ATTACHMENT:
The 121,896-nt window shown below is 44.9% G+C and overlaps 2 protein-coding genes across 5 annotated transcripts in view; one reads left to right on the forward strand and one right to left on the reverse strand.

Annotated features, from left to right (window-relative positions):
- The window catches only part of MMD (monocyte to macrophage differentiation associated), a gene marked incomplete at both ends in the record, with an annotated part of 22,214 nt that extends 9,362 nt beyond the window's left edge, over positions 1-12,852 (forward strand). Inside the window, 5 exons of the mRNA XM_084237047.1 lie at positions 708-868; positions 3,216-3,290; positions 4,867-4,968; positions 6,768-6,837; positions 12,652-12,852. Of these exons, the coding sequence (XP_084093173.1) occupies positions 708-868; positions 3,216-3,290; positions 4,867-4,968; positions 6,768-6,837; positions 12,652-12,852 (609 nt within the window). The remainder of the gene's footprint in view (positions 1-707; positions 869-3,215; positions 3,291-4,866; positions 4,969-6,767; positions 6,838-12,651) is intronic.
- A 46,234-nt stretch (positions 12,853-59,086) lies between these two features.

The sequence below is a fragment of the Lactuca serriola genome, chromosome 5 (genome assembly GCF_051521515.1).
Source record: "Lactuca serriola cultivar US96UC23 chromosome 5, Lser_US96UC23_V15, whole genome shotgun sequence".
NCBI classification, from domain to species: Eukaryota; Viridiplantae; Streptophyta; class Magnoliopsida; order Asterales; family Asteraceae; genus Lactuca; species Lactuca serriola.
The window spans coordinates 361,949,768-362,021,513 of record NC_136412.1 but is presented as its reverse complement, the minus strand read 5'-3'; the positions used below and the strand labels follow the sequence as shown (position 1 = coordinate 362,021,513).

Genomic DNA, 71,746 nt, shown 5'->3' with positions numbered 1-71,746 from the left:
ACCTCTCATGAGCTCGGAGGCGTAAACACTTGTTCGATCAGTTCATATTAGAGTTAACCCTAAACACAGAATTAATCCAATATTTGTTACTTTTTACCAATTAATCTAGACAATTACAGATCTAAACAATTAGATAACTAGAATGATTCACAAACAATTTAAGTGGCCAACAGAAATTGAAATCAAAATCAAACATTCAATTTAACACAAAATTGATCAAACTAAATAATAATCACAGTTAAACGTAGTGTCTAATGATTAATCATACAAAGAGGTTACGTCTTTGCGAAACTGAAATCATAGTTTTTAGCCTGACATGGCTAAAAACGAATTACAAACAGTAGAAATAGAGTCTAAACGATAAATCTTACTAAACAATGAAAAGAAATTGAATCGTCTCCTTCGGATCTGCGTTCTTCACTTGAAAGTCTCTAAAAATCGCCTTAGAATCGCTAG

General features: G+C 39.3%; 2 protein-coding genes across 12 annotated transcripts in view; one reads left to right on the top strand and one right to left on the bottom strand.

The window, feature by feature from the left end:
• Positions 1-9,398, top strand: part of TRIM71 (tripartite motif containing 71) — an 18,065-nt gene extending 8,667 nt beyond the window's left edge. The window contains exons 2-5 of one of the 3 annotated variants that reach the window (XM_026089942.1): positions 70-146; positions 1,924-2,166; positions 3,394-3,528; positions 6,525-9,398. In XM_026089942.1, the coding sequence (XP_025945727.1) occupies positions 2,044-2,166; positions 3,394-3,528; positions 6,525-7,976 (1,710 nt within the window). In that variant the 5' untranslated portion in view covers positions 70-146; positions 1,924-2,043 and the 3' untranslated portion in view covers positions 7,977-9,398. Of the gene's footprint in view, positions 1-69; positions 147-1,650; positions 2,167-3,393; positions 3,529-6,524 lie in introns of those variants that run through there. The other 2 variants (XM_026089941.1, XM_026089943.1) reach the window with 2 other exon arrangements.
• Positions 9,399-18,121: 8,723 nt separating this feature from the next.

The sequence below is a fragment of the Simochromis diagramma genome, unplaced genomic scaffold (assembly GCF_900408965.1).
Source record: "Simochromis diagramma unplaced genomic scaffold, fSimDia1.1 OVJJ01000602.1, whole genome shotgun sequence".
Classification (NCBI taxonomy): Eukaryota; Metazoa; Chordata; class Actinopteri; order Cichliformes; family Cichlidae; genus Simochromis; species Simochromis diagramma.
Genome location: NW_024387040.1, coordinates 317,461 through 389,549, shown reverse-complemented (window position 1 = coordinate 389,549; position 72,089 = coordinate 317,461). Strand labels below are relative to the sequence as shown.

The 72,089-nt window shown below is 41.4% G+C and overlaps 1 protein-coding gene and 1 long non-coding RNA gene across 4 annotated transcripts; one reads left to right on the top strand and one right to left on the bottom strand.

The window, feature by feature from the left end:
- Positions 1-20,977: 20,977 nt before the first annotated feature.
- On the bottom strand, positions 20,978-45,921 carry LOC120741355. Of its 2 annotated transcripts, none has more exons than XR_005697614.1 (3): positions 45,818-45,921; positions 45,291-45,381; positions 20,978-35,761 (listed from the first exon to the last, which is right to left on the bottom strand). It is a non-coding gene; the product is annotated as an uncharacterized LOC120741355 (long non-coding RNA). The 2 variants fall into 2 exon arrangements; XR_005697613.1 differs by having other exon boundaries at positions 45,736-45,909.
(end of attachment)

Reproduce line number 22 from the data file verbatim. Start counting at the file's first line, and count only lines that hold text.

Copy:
- On the bottom strand, positions 20,978-45,921 carry LOC120741355. Of its 2 annotated transcripts, none has more exons than XR_005697614.1 (3): positions 45,818-45,921; positions 45,291-45,381; positions 20,978-35,761 (listed from the first exon to the last, which is right to left on the bottom strand). It is a non-coding gene; the product is annotated as an uncharacterized LOC120741355 (long non-coding RNA). The 2 variants fall into 2 exon arrangements; XR_005697613.1 differs by having other exon boundaries at positions 45,736-45,909.